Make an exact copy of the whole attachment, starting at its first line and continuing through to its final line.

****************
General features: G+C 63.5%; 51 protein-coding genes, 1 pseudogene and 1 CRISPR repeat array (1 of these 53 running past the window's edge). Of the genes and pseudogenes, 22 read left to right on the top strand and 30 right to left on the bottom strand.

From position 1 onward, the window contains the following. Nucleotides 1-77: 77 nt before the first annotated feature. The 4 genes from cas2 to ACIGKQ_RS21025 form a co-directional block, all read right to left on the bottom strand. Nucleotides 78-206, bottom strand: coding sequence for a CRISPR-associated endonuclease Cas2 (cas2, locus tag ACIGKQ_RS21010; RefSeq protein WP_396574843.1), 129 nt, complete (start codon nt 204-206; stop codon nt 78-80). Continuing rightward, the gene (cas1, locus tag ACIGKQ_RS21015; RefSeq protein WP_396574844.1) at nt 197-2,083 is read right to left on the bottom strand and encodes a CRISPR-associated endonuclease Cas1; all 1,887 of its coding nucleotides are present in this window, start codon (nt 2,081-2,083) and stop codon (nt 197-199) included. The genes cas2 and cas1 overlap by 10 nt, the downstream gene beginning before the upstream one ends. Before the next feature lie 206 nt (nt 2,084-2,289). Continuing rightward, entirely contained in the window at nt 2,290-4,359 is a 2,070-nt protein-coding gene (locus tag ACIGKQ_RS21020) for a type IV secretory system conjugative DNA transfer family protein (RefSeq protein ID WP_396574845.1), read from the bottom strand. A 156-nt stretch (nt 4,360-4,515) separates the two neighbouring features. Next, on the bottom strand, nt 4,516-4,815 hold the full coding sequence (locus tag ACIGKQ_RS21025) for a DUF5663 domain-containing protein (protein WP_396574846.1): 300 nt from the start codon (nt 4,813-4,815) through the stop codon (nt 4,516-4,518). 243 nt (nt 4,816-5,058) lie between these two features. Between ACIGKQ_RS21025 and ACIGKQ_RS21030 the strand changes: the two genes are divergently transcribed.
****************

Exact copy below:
General features: G+C 63.5%; 51 protein-coding genes, 1 pseudogene and 1 CRISPR repeat array (1 of these 53 running past the window's edge). Of the genes and pseudogenes, 22 read left to right on the top strand and 30 right to left on the bottom strand.

From position 1 onward, the window contains the following. Nucleotides 1-77: 77 nt before the first annotated feature. The 4 genes from cas2 to ACIGKQ_RS21025 form a co-directional block, all read right to left on the bottom strand. Nucleotides 78-206, bottom strand: coding sequence for a CRISPR-associated endonuclease Cas2 (cas2, locus tag ACIGKQ_RS21010; RefSeq protein WP_396574843.1), 129 nt, complete (start codon nt 204-206; stop codon nt 78-80). Continuing rightward, the gene (cas1, locus tag ACIGKQ_RS21015; RefSeq protein WP_396574844.1) at nt 197-2,083 is read right to left on the bottom strand and encodes a CRISPR-associated endonuclease Cas1; all 1,887 of its coding nucleotides are present in this window, start codon (nt 2,081-2,083) and stop codon (nt 197-199) included. The genes cas2 and cas1 overlap by 10 nt, the downstream gene beginning before the upstream one ends. Before the next feature lie 206 nt (nt 2,084-2,289). Continuing rightward, entirely contained in the window at nt 2,290-4,359 is a 2,070-nt protein-coding gene (locus tag ACIGKQ_RS21020) for a type IV secretory system conjugative DNA transfer family protein (RefSeq protein ID WP_396574845.1), read from the bottom strand. A 156-nt stretch (nt 4,360-4,515) separates the two neighbouring features. Next, on the bottom strand, nt 4,516-4,815 hold the full coding sequence (locus tag ACIGKQ_RS21025) for a DUF5663 domain-containing protein (protein WP_396574846.1): 300 nt from the start codon (nt 4,813-4,815) through the stop codon (nt 4,516-4,518). 243 nt (nt 4,816-5,058) lie between these two features. Between ACIGKQ_RS21025 and ACIGKQ_RS21030 the strand changes: the two genes are divergently transcribed.